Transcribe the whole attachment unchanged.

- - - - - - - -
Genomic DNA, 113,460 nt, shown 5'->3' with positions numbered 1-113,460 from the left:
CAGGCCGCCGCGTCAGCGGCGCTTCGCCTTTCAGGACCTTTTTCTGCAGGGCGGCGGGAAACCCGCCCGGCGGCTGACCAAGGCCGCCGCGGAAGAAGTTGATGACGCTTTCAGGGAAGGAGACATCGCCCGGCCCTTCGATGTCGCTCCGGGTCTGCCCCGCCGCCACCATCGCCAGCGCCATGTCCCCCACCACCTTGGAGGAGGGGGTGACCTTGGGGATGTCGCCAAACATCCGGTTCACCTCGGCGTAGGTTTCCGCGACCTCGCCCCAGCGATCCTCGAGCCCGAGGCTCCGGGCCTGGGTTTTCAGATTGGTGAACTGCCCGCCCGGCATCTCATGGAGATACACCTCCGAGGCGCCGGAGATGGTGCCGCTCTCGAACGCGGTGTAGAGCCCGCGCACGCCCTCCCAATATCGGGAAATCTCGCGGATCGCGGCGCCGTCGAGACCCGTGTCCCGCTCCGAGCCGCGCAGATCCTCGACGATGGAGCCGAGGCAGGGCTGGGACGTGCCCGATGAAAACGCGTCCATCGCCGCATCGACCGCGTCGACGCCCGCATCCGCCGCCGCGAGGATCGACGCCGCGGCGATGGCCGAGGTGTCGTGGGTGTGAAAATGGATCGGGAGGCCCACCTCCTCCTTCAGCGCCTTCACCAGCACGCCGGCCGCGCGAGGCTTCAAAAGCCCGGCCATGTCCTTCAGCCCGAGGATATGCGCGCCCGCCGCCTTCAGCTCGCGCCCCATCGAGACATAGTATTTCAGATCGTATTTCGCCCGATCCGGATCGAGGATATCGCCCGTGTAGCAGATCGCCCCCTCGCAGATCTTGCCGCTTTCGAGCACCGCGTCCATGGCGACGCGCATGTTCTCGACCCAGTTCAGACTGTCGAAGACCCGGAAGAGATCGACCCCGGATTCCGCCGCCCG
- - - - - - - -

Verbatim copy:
Genomic DNA, 113,460 nt, shown 5'->3' with positions numbered 1-113,460 from the left:
CAGGCCGCCGCGTCAGCGGCGCTTCGCCTTTCAGGACCTTTTTCTGCAGGGCGGCGGGAAACCCGCCCGGCGGCTGACCAAGGCCGCCGCGGAAGAAGTTGATGACGCTTTCAGGGAAGGAGACATCGCCCGGCCCTTCGATGTCGCTCCGGGTCTGCCCCGCCGCCACCATCGCCAGCGCCATGTCCCCCACCACCTTGGAGGAGGGGGTGACCTTGGGGATGTCGCCAAACATCCGGTTCACCTCGGCGTAGGTTTCCGCGACCTCGCCCCAGCGATCCTCGAGCCCGAGGCTCCGGGCCTGGGTTTTCAGATTGGTGAACTGCCCGCCCGGCATCTCATGGAGATACACCTCCGAGGCGCCGGAGATGGTGCCGCTCTCGAACGCGGTGTAGAGCCCGCGCACGCCCTCCCAATATCGGGAAATCTCGCGGATCGCGGCGCCGTCGAGACCCGTGTCCCGCTCCGAGCCGCGCAGATCCTCGACGATGGAGCCGAGGCAGGGCTGGGACGTGCCCGATGAAAACGCGTCCATCGCCGCATCGACCGCGTCGACGCCCGCATCCGCCGCCGCGAGGATCGACGCCGCGGCGATGGCCGAGGTGTCGTGGGTGTGAAAATGGATCGGGAGGCCCACCTCCTCCTTCAGCGCCTTCACCAGCACGCCGGCCGCGCGAGGCTTCAAAAGCCCGGCCATGTCCTTCAGCCCGAGGATATGCGCGCCCGCCGCCTTCAGCTCGCGCCCCATCGAGACATAGTATTTCAGATCGTATTTCGCCCGATCCGGATCGAGGATATCGCCCGTGTAGCAGATCGCCCCCTCGCAGATCTTGCCGCTTTCGAGCACCGCGTCCATGGCGACGCGCATGTTCTCGACCCAGTTCAGACTGTCGAAGACCCGGAAGAGATCGACCCCGGATTCCGCCGCCCG